• 4 Steps to Social Fundraising for Youth Sports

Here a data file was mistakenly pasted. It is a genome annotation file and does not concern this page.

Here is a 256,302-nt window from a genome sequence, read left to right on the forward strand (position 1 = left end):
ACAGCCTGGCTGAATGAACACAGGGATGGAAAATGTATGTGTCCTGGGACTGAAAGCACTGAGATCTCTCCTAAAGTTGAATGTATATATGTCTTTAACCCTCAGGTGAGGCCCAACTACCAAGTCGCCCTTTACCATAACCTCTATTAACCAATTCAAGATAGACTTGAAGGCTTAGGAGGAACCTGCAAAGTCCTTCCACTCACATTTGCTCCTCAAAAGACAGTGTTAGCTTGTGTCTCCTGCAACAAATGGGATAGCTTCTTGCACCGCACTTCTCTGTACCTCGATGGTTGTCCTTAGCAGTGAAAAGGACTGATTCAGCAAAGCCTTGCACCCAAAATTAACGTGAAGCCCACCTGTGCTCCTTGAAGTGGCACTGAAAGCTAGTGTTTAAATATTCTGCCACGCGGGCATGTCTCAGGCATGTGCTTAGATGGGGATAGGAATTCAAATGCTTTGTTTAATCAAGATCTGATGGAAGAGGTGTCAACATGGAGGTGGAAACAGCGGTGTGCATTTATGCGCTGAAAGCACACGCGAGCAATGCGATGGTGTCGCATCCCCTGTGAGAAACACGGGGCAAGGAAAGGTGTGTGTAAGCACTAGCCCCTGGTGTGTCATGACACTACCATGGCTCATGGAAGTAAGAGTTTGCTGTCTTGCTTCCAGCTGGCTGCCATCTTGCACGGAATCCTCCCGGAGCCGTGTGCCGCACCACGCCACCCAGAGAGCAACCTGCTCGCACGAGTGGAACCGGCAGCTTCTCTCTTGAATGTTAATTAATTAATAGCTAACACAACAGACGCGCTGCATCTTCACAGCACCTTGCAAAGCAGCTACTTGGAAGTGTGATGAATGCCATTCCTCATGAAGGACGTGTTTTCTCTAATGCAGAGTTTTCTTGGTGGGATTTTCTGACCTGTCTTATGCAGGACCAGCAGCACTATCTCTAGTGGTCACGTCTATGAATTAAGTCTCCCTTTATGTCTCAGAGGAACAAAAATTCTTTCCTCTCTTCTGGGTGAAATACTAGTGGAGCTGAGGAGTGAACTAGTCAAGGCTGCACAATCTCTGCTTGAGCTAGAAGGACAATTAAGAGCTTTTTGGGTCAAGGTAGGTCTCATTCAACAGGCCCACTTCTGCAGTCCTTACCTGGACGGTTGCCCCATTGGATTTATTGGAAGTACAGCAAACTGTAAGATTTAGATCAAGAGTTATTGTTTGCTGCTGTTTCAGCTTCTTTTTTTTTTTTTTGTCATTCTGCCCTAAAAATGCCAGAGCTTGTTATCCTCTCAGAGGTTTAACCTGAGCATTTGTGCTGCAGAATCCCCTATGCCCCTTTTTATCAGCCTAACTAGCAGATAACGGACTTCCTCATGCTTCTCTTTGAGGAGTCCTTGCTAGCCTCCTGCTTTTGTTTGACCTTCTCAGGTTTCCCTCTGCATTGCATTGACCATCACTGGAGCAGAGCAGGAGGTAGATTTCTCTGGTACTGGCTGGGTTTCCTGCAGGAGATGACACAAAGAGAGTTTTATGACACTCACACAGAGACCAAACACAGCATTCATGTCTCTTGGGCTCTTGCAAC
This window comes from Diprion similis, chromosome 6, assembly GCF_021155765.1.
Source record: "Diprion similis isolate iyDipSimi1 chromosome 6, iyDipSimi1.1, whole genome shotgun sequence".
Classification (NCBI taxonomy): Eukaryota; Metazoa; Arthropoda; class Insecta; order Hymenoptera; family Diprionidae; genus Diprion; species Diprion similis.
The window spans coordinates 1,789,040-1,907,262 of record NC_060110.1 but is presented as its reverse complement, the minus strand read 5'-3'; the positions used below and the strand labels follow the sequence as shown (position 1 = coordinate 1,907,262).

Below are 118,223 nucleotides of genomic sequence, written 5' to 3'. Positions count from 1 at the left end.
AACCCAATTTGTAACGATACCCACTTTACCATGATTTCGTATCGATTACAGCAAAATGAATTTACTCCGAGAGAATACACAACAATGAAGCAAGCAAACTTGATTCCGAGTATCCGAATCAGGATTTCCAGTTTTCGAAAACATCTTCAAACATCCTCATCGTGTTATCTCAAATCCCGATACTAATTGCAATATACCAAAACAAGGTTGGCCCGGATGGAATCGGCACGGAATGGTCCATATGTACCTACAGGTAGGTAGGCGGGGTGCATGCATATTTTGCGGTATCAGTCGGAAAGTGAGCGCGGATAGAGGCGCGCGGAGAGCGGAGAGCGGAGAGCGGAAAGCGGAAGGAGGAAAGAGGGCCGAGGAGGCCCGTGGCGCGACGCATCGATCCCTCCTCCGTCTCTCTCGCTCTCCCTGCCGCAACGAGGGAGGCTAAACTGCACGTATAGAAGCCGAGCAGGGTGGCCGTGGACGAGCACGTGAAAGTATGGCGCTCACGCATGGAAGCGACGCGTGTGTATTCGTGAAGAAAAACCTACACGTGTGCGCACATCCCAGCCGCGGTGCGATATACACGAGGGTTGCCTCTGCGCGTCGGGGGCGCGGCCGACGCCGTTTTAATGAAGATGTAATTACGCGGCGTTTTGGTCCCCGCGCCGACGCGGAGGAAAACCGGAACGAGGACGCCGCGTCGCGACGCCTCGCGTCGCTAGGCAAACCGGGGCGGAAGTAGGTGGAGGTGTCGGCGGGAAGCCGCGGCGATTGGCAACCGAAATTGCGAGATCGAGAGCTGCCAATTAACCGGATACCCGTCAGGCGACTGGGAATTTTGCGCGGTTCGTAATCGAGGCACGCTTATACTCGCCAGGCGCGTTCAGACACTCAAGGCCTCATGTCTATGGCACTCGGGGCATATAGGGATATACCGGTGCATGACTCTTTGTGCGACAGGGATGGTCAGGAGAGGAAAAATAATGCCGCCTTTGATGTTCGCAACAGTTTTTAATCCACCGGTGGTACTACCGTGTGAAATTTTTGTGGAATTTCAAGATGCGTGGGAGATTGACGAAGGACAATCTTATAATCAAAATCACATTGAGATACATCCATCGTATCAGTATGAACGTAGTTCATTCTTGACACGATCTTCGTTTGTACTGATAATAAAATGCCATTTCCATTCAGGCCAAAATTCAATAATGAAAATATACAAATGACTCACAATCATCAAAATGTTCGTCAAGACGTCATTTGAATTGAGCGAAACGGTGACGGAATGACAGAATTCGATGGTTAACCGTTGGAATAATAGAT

As Janis will attest, there are lots of ways to determine success in youth sports: number of participants out for the team, skills learned, relationships built, and, of course, wins and losses. However you define it, success requires money. Money for uniforms, equipment, facilities, office supplies, and the long list of other expenses (which always surprises me when I look at the books for my team). Below is an action plan for youth teams looking to raise more money and get more support. I call it the four C’s- Create, Connect, Community, Collect. Step 1- Create: No longer does a team have to be covered in the mass media to create awareness and develop a fan base. You can create your own channels of communication and stay top-of-mind with your community of parents, athletes, donors, and community supporters through Facebook, email newsletters, Twitter, text message alerts, and a team blog. Action item: Create a Facebook page, start a Twitter account, invest in a mobile marketing service, launch a regular email newsletter or maintain a team blog. Step 2- Connect: Your community may include parents, athletes, donors and other supporters. Make it easy for them to find and connect with your team. Make sure your team website is optimized with links to your social networks and ways to subscribe to your newsletter and/or text alerts. Further, leverage the networks of your athletes and parents to get more likes on your Facebook page. Action item: Add linked icons of your social networks to a prominent place on your homepage. Step 3- Community: Money, and every other form of support such as volunteering and physical donations, comes from people. And people give to people, not to organizations. So you have to tell your story and create an emotional connection with your community. If you understand why creating a community is important, then you will figure out how. Action item: Post a telling story, video or status update that will help people see your team as more than just a name but a group of real people working, struggling, persisting, failing, and succeeding towards a common goal. Step 4- Collect: Now for the fun part. Collect! Ask your community for support, be it financial or otherwise. Be specific. Tell them that you need $1,000 for new uniforms or that you need someone with a pick-up truck to haul equipment from point A to point B. If you’ve followed the steps above, collecting is easy. The idea here is to cultivate relationships. You can sell cookies today and have money that will be gone tomorrow but creating a community of supporters builds sustainability. It also requires time, effort and foresight. A lack of understanding and foresight is the main reason why many youth organizations struggle with funding and support. By modeling successful non-profits and college athletic departments, you will see that this “fundraising through fan-raising” approach is proven. Take action today. Implement the four C’s for your youth sports program and watch it grow!

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